IRCAI and Amazon Web Services offering Cloud Aid to AI Entrepreneurs to Solve Climate Crisis

July 25, 2023
IRCAI and AWS will support proposals which “think big,” the organization say. They want ideas using advanced cloud computing and AI tackling key challenges in climate change, including clean energy

It’s highly debatable, and maybe a little conspiratorial, to predict whether artificial intelligence (AI) will take over the world. AI is wicked smart, but those droids haven't proven themselves yet.

It’s not a cyborg-level stretch, though, to see AI and its advanced, intuitive computing capacity creating new ways to sustain the world. Climate-tech tools of the future could vastly expand on the efficiency and balancing innovations of recent decades.

To that end, the International Research Centre on Artificial Intelligence (IRCAI), a wing of global relief group UNESCO, and Amazon Web Services (AWS) are launching a new global investment program to better fund entrepreneurs and startups working on new solutions to solve the climate crisis and industrial processes contributing to those damages.

Working together with AWS, IRCAI is forming the Compute for Climate Fellowship. The support mechanism is already poised to reach out, with applications received by August 31 to be selected for development this year.

“Artificial intelligence is quickly developing as both an academic and practical discipline. At IRCAI, we aim not only to be a guiding post in the development of these new technologies, but to ensure they are a force for good for humanity,” said John Shawe Taylor, director at IRCAI, said in a statement. “Through this collaboration with AWS, we want to find some of the most innovative startups out there and help them ethically leverage AI and advanced computing to build groundbreaking solutions that address some of the key challenges created by the climate crisis.”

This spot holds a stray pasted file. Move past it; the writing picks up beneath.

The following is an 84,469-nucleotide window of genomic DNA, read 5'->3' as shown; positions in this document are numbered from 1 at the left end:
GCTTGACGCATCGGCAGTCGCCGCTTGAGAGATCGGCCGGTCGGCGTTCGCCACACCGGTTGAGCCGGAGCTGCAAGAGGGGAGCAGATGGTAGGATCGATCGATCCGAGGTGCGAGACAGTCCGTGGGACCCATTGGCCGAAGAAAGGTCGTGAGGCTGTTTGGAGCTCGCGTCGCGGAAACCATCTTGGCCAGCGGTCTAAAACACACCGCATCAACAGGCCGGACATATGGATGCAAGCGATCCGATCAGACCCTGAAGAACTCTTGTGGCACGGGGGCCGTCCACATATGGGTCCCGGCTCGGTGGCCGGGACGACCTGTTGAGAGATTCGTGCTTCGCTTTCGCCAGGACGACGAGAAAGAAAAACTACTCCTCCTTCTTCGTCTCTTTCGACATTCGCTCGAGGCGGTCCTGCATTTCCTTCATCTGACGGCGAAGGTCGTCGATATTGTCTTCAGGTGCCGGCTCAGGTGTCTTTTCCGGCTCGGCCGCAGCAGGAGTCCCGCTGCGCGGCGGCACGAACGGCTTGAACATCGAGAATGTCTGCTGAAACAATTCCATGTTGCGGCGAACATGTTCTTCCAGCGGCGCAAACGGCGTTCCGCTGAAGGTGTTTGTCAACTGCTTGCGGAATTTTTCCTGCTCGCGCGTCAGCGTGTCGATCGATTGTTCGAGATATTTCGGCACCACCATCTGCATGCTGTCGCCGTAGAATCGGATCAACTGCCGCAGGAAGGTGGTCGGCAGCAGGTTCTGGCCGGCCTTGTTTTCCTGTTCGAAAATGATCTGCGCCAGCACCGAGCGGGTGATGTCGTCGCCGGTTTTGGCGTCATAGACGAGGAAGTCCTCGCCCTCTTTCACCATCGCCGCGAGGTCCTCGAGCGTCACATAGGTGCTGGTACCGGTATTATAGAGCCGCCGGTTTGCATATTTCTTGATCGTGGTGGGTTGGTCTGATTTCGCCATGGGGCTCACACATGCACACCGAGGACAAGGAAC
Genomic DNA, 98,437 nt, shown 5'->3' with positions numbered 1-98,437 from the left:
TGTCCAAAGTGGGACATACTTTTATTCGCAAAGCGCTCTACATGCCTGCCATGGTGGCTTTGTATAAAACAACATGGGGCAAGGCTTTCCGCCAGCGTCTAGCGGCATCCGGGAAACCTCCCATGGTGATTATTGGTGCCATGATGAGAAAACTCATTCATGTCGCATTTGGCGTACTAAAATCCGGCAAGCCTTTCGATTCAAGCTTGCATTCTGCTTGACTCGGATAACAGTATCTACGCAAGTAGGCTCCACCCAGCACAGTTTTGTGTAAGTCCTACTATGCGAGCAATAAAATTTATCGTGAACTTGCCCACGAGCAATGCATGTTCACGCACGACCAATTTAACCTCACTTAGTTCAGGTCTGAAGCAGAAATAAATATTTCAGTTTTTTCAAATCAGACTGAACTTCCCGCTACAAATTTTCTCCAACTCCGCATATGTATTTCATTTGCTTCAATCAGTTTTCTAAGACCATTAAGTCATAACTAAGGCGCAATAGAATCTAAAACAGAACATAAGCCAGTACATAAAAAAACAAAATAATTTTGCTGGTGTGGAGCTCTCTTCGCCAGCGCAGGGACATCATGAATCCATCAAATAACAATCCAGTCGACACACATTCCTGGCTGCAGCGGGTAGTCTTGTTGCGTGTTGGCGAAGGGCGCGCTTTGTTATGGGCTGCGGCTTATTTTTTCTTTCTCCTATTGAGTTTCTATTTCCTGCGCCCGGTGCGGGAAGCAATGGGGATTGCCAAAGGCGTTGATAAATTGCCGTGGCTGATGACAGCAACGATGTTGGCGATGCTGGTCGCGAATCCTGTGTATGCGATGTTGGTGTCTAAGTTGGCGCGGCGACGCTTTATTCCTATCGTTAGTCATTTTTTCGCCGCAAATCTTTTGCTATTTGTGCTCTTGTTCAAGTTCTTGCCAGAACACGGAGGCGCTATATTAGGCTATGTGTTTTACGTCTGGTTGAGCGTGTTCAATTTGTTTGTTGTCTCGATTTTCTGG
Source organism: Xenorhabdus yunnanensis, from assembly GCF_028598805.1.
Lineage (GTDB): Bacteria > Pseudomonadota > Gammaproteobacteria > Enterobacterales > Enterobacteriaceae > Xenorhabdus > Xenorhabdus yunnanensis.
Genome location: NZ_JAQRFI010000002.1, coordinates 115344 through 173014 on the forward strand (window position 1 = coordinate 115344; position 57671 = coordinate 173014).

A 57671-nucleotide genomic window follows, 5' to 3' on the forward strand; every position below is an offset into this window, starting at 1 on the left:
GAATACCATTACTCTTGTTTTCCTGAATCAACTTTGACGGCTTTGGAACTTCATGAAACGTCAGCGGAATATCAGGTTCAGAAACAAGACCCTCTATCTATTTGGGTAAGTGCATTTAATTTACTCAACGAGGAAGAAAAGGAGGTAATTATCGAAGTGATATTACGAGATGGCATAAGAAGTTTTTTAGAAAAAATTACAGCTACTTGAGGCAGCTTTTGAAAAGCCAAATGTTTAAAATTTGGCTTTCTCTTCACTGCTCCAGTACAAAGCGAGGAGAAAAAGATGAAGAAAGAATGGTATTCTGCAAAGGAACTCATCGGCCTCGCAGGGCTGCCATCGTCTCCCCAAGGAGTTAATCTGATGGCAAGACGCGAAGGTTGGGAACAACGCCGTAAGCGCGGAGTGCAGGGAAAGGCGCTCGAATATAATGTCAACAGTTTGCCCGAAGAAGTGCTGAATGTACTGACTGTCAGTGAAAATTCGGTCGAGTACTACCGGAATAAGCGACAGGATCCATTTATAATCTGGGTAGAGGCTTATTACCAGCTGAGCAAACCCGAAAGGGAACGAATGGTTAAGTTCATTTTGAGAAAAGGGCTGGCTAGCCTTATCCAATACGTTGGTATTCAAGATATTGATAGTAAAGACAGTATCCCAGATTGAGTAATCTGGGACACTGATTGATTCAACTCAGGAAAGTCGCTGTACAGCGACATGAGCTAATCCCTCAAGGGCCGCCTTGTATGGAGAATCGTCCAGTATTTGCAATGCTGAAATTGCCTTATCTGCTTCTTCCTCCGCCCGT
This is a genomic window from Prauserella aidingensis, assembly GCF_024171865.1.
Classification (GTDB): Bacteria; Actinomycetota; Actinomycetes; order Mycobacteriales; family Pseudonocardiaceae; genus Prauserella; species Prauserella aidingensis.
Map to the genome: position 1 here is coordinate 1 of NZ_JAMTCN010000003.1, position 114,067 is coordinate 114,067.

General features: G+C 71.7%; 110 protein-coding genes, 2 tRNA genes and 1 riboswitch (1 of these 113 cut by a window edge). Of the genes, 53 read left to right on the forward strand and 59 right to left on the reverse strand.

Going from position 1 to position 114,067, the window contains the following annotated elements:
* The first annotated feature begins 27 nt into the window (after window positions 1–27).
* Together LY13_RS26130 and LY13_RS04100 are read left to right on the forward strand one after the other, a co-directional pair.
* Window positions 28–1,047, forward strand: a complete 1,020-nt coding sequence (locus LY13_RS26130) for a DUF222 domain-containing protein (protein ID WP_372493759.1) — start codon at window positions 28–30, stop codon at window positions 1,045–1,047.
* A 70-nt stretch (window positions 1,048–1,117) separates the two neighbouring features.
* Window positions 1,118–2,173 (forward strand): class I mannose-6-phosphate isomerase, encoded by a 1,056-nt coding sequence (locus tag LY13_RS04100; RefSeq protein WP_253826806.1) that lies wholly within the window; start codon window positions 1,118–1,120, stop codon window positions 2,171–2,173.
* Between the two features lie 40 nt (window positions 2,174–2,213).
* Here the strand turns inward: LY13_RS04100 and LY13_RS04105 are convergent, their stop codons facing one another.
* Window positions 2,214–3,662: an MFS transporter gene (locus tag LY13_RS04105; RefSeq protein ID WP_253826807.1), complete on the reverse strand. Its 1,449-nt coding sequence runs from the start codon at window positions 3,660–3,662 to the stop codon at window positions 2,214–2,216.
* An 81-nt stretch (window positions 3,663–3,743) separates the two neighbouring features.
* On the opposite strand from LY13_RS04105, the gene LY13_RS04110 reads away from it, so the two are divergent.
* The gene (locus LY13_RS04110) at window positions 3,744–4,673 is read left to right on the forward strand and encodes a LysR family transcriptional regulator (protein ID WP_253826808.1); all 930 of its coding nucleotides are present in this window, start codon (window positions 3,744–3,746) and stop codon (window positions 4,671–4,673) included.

IRCAI and AWS will support proposals which “think big,” says the organization. They want ideas using advanced cloud computing and AI tackling six key challenges in climate change: Climate risk and resilience, food security, biodiversity and conservation, climate-related health, the circular economy, and environmental, social, and governance (ESG) analytics.

Any area which utilizes AI and advanced computing will under consideration--and distributed energy resources surely qualify.

"Renewable energy and energy efficiency are areas we’re really excited about,"  Kathryn Van Nuys, AWS' global head of specialized segment startups, said in an emailed response to questions from EnergyTech. "We have been focusing on being more energy efficient with our own data centers—Amazon is the world’s largest corporate buyer of renewable energy and AWS has pledged to be fully powered by renewable energy by 2025—as well as have made several investments to help our customers to do better in this space, as well.

Those climate-tech startups chosen will have access to a variety of technical resources to build their proof of concepts, including access to a team of AI experts, high performance computers, and machine learning.